Antioxidant Vitamin Intake and Mortality

The Leisure World Cohort Study

Annlia Paganini-Hill; Claudia H. Kawas; María M. Corrada


Am J Epidemiol. 2015;181(2):120-126. 

In This Article

Abstract and Introduction


To assess the relationship between antioxidant vitamin intake and all-cause mortality in older adults, we examined these associations using data from the Leisure World Cohort Study, a prospective study of residents of the Leisure World retirement community in Laguna Hills, California. In the early 1980s, participants (who were aged 44–101 years) completed a postal survey, which included details on use of vitamin supplements and dietary intake of foods containing vitamins A and C. Age-adjusted and multivariate-adjusted (for factors related to mortality in this cohort—smoking, alcohol intake, caffeine consumption, exercise, body mass index, and histories of hypertension, angina, heart attack, stroke, diabetes, rheumatoid arthritis, and cancer) hazard ratios for death were calculated using Cox regression for 8,640 women and 4,983 men (median age at entry, 74 years). During follow-up (1981–2013), 13,104 participants died (median age at death, 88 years). Neither dietary nor supplemental intake of vitamin A or vitamin C nor supplemental intake of vitamin E was significantly associated with mortality after multivariate adjustment. A compendium that summarizes previous findings of cohort studies evaluating vitamin intake and mortality is provided. Attenuation in the observed associations between mortality and antioxidant vitamin use after adjustment for confounders in our study and in previous studies suggests that such consumption identifies persons with other mortality-associated lifestyle and health risk factors.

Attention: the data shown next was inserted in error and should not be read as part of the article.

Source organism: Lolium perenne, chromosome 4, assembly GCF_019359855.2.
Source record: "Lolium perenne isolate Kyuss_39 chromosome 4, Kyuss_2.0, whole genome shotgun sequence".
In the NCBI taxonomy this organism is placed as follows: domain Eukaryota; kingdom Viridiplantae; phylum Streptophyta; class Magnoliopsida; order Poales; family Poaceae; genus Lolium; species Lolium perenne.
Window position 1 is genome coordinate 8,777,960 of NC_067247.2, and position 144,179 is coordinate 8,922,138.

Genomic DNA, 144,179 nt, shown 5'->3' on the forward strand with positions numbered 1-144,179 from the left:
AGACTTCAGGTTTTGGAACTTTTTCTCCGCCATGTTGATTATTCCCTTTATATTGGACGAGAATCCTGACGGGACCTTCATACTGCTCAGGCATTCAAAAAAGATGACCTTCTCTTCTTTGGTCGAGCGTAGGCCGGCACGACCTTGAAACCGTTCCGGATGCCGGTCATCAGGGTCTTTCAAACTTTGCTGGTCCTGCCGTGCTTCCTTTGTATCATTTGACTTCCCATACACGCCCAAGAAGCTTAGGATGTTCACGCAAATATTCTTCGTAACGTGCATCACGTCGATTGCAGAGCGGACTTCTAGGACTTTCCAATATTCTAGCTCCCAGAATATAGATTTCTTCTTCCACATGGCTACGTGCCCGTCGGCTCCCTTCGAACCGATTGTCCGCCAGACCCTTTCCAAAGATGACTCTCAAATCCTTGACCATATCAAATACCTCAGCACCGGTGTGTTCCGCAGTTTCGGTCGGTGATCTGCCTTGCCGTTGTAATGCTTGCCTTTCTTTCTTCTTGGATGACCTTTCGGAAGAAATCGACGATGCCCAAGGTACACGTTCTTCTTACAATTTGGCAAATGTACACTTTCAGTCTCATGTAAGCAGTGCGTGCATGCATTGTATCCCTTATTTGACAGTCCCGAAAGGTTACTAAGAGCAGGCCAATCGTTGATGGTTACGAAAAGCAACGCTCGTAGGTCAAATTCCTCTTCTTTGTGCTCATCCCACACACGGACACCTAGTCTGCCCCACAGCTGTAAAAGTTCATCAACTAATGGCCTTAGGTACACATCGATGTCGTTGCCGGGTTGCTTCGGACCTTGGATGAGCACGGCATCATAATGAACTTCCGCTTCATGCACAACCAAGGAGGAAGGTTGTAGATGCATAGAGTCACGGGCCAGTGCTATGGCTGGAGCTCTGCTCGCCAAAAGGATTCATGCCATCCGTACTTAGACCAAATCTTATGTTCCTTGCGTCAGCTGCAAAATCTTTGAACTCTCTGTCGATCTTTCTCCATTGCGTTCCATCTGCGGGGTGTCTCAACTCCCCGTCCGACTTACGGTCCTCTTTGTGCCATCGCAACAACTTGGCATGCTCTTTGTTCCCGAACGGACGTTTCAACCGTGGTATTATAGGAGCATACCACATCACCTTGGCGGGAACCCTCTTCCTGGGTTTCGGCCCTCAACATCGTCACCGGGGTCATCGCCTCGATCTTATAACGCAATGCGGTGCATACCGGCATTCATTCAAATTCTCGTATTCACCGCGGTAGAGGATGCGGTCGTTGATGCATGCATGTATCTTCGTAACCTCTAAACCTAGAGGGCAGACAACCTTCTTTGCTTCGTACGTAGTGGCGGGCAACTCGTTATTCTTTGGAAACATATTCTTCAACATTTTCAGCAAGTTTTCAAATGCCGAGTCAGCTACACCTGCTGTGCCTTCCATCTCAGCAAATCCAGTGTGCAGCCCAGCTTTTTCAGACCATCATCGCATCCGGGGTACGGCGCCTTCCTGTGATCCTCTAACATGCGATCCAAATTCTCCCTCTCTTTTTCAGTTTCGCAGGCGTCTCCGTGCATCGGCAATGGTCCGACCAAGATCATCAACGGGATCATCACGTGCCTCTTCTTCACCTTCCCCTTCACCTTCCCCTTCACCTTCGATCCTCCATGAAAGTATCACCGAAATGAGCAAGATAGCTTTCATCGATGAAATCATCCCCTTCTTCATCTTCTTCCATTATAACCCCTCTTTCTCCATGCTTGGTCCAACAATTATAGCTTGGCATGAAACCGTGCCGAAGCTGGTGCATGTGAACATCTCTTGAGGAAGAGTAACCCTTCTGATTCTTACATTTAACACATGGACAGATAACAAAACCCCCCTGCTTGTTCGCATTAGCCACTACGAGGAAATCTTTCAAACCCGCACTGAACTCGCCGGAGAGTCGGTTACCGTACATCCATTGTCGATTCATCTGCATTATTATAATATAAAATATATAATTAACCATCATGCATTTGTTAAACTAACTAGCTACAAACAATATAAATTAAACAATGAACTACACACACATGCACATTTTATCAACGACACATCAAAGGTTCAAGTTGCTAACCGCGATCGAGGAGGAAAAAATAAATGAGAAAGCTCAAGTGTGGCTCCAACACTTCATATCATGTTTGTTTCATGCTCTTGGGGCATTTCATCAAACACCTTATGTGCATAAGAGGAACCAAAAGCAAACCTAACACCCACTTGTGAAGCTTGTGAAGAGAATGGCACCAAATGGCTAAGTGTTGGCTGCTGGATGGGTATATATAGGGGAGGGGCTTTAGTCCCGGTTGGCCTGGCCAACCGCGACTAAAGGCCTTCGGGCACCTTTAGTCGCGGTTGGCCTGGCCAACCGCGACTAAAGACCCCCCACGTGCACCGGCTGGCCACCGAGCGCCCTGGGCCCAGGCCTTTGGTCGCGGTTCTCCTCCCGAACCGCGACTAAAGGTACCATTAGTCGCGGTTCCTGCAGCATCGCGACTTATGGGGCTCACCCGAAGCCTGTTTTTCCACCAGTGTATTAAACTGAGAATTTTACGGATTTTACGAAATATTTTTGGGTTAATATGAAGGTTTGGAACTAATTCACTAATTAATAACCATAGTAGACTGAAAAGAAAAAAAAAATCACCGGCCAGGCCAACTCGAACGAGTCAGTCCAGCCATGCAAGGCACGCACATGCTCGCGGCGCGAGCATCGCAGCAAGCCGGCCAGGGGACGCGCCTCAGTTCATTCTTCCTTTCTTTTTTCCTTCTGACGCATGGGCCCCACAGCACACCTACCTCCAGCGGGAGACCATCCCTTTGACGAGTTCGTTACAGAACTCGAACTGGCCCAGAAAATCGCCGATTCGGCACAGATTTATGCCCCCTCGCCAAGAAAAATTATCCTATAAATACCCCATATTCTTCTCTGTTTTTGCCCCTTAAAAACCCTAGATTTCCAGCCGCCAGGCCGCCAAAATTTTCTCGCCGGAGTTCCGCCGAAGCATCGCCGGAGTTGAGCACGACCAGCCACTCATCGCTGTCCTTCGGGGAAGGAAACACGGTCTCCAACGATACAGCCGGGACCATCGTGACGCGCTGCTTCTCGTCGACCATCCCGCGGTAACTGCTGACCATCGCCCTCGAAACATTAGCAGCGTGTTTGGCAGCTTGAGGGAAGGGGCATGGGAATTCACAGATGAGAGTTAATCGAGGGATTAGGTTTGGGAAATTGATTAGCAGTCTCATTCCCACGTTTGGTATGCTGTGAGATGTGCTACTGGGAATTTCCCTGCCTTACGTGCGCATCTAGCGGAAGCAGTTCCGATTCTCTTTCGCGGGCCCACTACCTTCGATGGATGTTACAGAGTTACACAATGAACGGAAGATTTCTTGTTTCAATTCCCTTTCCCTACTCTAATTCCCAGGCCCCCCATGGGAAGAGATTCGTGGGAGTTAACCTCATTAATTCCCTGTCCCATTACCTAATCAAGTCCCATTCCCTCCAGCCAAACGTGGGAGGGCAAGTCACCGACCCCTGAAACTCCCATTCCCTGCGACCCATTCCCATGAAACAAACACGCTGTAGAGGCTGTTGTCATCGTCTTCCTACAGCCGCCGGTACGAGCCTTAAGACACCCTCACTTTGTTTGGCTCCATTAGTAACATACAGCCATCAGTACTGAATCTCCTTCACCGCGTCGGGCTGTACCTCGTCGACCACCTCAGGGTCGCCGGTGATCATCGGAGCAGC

Oxidative stress has been suggested to increase the incidence of chronic disease and mortality. The oxidative-modification hypothesis regarding atherosclerosis suggests that antioxidants may inhibit the oxidation of low-density lipoprotein cholesterol, hindering its ability to clog the coronary arteries and preventing cardiovascular disease.[1,2] Increasing evidence suggests that oxidative stress is also involved in cerebral aging, cognitive impairment, and dementia.[3,4] In addition, antioxidants may prevent cancer by inhibiting the formation of carcinogenic nitrosamines, protecting DNA from oxidative damage, and enhancing immune function.[5] Thus, dietary and supplemental intake of antioxidant vitamins may help reduce the incidence of cardiovascular disease, cancer, and dementia and thereby reduce mortality. However, few studies have examined the possible protective association for dietary and supplemental intake of vitamins A, C, and E together in the same population group.

In 1981, we undertook a prospective cohort study of nearly 14,000 elderly men and women with the aim of studying factors, especially modifiable lifestyle practices, associated with longevity and successful aging. We report here the associations between antioxidant vitamin intake (dietary and supplemental) and all-cause mortality after 32 years of follow-up.